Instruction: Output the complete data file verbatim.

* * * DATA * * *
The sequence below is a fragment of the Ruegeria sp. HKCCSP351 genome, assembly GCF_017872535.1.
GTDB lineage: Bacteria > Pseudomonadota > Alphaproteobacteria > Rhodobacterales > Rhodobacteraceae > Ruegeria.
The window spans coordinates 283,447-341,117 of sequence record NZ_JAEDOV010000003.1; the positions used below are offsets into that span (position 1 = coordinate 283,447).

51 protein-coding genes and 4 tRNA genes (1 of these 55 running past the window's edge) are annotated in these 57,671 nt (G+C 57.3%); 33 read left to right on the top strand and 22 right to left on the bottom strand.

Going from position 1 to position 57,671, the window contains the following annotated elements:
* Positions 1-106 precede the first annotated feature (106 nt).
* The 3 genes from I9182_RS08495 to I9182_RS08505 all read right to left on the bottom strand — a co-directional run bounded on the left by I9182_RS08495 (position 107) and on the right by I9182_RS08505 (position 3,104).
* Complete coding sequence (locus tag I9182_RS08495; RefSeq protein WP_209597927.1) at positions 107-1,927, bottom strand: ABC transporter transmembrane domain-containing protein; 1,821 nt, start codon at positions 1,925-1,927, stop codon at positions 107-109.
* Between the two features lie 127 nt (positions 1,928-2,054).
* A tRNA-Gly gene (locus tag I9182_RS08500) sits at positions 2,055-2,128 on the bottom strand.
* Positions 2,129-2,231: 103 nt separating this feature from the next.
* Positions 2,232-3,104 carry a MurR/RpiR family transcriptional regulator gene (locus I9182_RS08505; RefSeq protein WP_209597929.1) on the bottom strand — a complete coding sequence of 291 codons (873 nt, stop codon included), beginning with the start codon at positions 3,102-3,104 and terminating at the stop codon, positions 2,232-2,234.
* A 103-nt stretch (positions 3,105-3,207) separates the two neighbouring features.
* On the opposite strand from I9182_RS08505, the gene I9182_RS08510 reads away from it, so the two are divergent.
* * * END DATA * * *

The sequence below is a fragment of the Ruegeria sp. HKCCSP351 genome, assembly GCF_017872535.1.
GTDB lineage: Bacteria > Pseudomonadota > Alphaproteobacteria > Rhodobacterales > Rhodobacteraceae > Ruegeria.
The window spans coordinates 283,447-341,117 of sequence record NZ_JAEDOV010000003.1; the positions used below are offsets into that span (position 1 = coordinate 283,447).

51 protein-coding genes and 4 tRNA genes (1 of these 55 running past the window's edge) are annotated in these 57,671 nt (G+C 57.3%); 33 read left to right on the top strand and 22 right to left on the bottom strand.

Going from position 1 to position 57,671, the window contains the following annotated elements:
* Positions 1-106 precede the first annotated feature (106 nt).
* The 3 genes from I9182_RS08495 to I9182_RS08505 all read right to left on the bottom strand — a co-directional run bounded on the left by I9182_RS08495 (position 107) and on the right by I9182_RS08505 (position 3,104).
* Complete coding sequence (locus tag I9182_RS08495; RefSeq protein WP_209597927.1) at positions 107-1,927, bottom strand: ABC transporter transmembrane domain-containing protein; 1,821 nt, start codon at positions 1,925-1,927, stop codon at positions 107-109.
* Between the two features lie 127 nt (positions 1,928-2,054).
* A tRNA-Gly gene (locus tag I9182_RS08500) sits at positions 2,055-2,128 on the bottom strand.
* Positions 2,129-2,231: 103 nt separating this feature from the next.
* Positions 2,232-3,104 carry a MurR/RpiR family transcriptional regulator gene (locus I9182_RS08505; RefSeq protein WP_209597929.1) on the bottom strand — a complete coding sequence of 291 codons (873 nt, stop codon included), beginning with the start codon at positions 3,102-3,104 and terminating at the stop codon, positions 2,232-2,234.
* A 103-nt stretch (positions 3,105-3,207) separates the two neighbouring features.
* On the opposite strand from I9182_RS08505, the gene I9182_RS08510 reads away from it, so the two are divergent.